Gunfighters first to drop laser guided bombs at Yankee

  • Published
  • By SSgt Phil Fountain
  • 149FW Public Affairs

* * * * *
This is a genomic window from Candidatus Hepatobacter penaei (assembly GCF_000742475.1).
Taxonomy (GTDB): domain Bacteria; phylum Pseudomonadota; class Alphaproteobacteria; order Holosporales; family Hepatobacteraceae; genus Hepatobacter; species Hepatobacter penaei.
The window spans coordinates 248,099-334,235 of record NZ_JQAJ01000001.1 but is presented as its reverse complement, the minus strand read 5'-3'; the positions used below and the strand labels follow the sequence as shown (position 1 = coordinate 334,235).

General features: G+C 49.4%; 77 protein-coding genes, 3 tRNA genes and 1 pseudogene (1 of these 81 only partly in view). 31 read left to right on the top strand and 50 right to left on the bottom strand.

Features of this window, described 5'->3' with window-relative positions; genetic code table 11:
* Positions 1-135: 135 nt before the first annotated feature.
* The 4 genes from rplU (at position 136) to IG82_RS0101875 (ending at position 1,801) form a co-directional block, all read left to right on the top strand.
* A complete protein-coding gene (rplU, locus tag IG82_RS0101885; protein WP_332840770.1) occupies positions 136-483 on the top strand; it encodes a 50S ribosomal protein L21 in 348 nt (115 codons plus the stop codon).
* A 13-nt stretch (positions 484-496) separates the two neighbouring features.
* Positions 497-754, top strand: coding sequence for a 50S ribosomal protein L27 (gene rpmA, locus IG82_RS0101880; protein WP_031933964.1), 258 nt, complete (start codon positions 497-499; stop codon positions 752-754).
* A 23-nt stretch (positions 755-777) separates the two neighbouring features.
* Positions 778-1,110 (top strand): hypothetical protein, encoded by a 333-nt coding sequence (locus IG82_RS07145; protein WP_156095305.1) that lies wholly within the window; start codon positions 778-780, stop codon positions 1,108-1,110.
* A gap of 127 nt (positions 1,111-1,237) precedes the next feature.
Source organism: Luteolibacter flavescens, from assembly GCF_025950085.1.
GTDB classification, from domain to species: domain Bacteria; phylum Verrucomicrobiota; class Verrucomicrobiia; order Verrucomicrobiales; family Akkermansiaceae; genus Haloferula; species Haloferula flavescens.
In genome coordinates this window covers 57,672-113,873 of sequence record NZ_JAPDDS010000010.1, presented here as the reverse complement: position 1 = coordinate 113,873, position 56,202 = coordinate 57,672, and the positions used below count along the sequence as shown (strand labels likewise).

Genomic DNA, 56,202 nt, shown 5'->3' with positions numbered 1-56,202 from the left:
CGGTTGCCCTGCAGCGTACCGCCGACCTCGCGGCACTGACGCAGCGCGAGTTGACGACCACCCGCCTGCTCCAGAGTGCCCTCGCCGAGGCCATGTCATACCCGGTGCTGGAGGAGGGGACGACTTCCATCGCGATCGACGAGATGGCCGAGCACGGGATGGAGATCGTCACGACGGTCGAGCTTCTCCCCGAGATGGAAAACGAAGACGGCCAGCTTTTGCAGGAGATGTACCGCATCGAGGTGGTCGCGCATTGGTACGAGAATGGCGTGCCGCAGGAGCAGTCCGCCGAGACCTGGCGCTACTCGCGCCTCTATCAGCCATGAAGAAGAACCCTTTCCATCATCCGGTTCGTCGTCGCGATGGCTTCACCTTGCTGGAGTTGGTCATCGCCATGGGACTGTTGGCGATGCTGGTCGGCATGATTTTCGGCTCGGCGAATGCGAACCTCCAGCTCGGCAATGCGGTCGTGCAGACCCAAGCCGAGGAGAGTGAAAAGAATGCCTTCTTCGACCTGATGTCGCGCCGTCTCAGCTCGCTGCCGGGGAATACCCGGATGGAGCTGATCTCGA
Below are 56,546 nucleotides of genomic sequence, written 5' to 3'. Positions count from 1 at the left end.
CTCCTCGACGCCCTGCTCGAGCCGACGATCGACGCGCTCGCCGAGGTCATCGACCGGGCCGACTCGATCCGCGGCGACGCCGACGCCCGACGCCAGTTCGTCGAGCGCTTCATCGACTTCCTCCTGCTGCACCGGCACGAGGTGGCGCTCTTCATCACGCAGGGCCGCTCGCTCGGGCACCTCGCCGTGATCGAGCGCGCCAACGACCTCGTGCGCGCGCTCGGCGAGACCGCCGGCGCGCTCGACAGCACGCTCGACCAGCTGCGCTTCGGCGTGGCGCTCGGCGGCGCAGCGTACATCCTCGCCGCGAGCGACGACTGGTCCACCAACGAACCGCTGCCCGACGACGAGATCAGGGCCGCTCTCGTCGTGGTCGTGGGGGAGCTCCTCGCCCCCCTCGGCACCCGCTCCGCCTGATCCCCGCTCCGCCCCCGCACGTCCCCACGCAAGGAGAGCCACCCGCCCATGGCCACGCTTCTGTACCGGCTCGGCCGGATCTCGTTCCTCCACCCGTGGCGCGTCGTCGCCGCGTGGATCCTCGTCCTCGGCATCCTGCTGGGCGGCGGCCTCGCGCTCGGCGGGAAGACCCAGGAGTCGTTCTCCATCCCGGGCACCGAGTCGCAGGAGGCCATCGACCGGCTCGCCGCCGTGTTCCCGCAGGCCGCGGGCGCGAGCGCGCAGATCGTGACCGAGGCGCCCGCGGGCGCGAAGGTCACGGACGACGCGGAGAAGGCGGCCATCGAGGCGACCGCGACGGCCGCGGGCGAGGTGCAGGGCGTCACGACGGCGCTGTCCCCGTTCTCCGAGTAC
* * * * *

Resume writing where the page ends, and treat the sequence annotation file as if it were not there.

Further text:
Air National Guard F-16s assigned to the 182nd Fighter Squadron at Lackland Air Force Base, Texas, became the first to deploy the GBU-12 and GBU-38 guided bombs on the Yankee Range, located within the McMullen Target Complex in South Texas. McMullen is owned by the U.S. Navy, but the Yankee Range is operated by Texas Air National Guard personnel. In addition to Lackland, the complex accommodates Navy, Air Force and Air National Guard flight training from Naval Air Station Kingsville, and Randolph and Laughlin Air Force bases, located in San Antonio and Del Rio, respectively. The 4,000-acre Yankee Range has operated since 1967, but could only accept inert high-drag and low-drag munitions up to this point. Capt. Eric Hoopes, acting commander for Det. 1 at Yankee, said to accept guided ordinance, they were required to "certify the new weapons delivery parameters to keep the danger zone footprint completely confined to the range boundary." Coordination with the Navy and the National Guard Bureau was necessary to ensure a proper explosive ordinance disposal (EOD) process was put in place to reclaim the newly deployed munitions. The GBU-12 is a laser guided bomb (LGB) that allows the pilot, a separate aircraft, or an airman or soldier in the field to laser site a target which will lock in the LGB's destination. The GBU-38 is a joint direct attack munition (JDAM) that has a guidance package that uses a global positioning system, or GPS, to convert a traditional bomb into a precision guided bomb. Laser technology improves accuracy and reduces the number of bombs required to eliminate a single target in battle. Capt. Hoopes noted these munitions are being dropped in theater and can now be "dropped in our backyard" on realistic training missions. South Texas has been an optimal location for military flight training since 1910, when Fort Sam Houston became the birthplace of military aviation. Lt. Col. Kevin Tarrant, Chief of Standardization and Evaluation for the 149th Operations Group, which includes the 182nd Fighter Squadron, said the weather is conducive and that the range and military airspace allow for flexible training opportunities. Since 1999, the 182nd Fighter Squadron has been a flight training unit within the U.S. Air Force's Air Education and Training Command. Students include basic pilots, active-duty and Air Guard, that are new to the F-16, and those transitioning back to the airframe, to include a separate course for senior officers. Colonel Tarrant added that the new weapons training ability will benefit the students, weapons loaders, and instructor cadre to meet the unit's vision of producing F-16 pilots capable of engaging and destroying the enemy anywhere in the world. Basic students can be placed in a real-world combat situation within a year from graduation. Capt. Keith Krejchik, a Wisconsin Air National Guard F-16 instructor pilot is undergoing upgrade training with the 182nd Fighter Squadron, and described how this new capability has improved his training. He said each munition has a different G-Load for the aircraft, and flying with them is something to get used to. Without the Yankee Range's new capability, they would have to simulate dropping these weapons, which is far different from the real thing. Assigned to the Air Force's Air Combat Command, Capt. Krejchik and his fellow Wisconsin pilots are a part of the Air Expeditionary Force (AEF), and will likely deploy again to the Middle East within 18 months. As for aircraft maintenance, CMSgt Rick Pena, Chief of the 149th Aircraft Maintenance Squadron, said adding the new munitions "affects [weapons] loading and scheduling of maintenance, but that it will be largely business as usual." Maintainers will continue to adjust to the flying schedule, regardless of its configuration, which is part of normal operations. Weapons loaders, who are responsible for ensuring munitions are properly attached to the aircraft, and capable of launching on command, welcome the added training. SMSgt Anthony Jackson, the Ordinance Systems Superintendent for the 149th Aircraft Maintenance Squadron, described the change of pace the new missions will provide, adding that changing munitions will allow loaders to "break up the monotony" of repetitious loads. While weapons load crews are required to maintain certification on loading procedures for each munition in the unit's inventory, Sergeant Jackson thinks adding the GBU-12 and GBU-38 laser guided munitions to regular training missions will lead to greater proficiency and efficiency for the 3-person weapons load crews. There is a sense of optimism around the Air National Guard unit regarding the benefits of the enhanced training. It has allowed the 182nd Fighter Squadron to improve their course syllabus by conducting local training that previously required deployment to another location. Col. Kenneth Nereson, commander of the 149th Fighter Wing, which oversees the 182nd Fighter Squadron, noted that the expanded capability of the Yankee Range can "ultimately pave the way for the unit to continue combat flight training long into the future."